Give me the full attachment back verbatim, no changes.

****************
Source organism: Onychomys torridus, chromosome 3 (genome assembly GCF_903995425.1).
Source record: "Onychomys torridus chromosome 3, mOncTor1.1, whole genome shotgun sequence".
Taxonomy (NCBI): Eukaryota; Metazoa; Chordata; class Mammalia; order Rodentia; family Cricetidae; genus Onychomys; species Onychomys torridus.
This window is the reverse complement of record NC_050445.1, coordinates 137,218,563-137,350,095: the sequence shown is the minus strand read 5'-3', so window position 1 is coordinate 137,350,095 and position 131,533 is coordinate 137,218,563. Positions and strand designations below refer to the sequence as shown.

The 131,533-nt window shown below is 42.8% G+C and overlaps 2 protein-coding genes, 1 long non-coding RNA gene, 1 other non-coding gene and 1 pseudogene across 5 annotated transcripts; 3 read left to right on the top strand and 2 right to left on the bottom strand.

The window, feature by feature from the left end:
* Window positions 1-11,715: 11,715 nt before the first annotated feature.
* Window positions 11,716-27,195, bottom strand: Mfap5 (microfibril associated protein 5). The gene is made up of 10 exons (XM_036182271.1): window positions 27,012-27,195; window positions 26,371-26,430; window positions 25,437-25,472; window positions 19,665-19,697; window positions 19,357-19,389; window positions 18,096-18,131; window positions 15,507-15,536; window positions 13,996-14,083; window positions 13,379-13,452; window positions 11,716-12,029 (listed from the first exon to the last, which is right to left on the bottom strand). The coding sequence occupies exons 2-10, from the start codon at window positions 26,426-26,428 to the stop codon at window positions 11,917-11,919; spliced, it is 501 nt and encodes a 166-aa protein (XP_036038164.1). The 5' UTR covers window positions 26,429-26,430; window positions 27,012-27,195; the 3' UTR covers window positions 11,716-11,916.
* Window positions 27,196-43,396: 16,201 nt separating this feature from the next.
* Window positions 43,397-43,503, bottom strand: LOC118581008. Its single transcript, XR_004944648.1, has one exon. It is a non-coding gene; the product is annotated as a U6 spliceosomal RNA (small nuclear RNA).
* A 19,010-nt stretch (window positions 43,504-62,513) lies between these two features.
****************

Source organism: Onychomys torridus, chromosome 3 (genome assembly GCF_903995425.1).
Source record: "Onychomys torridus chromosome 3, mOncTor1.1, whole genome shotgun sequence".
Taxonomy (NCBI): Eukaryota; Metazoa; Chordata; class Mammalia; order Rodentia; family Cricetidae; genus Onychomys; species Onychomys torridus.
This window is the reverse complement of record NC_050445.1, coordinates 137,218,563-137,350,095: the sequence shown is the minus strand read 5'-3', so window position 1 is coordinate 137,350,095 and position 131,533 is coordinate 137,218,563. Positions and strand designations below refer to the sequence as shown.

The 131,533-nt window shown below is 42.8% G+C and overlaps 2 protein-coding genes, 1 long non-coding RNA gene, 1 other non-coding gene and 1 pseudogene across 5 annotated transcripts; 3 read left to right on the top strand and 2 right to left on the bottom strand.

The window, feature by feature from the left end:
* Window positions 1-11,715: 11,715 nt before the first annotated feature.
* Window positions 11,716-27,195, bottom strand: Mfap5 (microfibril associated protein 5). The gene is made up of 10 exons (XM_036182271.1): window positions 27,012-27,195; window positions 26,371-26,430; window positions 25,437-25,472; window positions 19,665-19,697; window positions 19,357-19,389; window positions 18,096-18,131; window positions 15,507-15,536; window positions 13,996-14,083; window positions 13,379-13,452; window positions 11,716-12,029 (listed from the first exon to the last, which is right to left on the bottom strand). The coding sequence occupies exons 2-10, from the start codon at window positions 26,426-26,428 to the stop codon at window positions 11,917-11,919; spliced, it is 501 nt and encodes a 166-aa protein (XP_036038164.1). The 5' UTR covers window positions 26,429-26,430; window positions 27,012-27,195; the 3' UTR covers window positions 11,716-11,916.
* Window positions 27,196-43,396: 16,201 nt separating this feature from the next.
* Window positions 43,397-43,503, bottom strand: LOC118581008. Its single transcript, XR_004944648.1, has one exon. It is a non-coding gene; the product is annotated as a U6 spliceosomal RNA (small nuclear RNA).
* A 19,010-nt stretch (window positions 43,504-62,513) lies between these two features.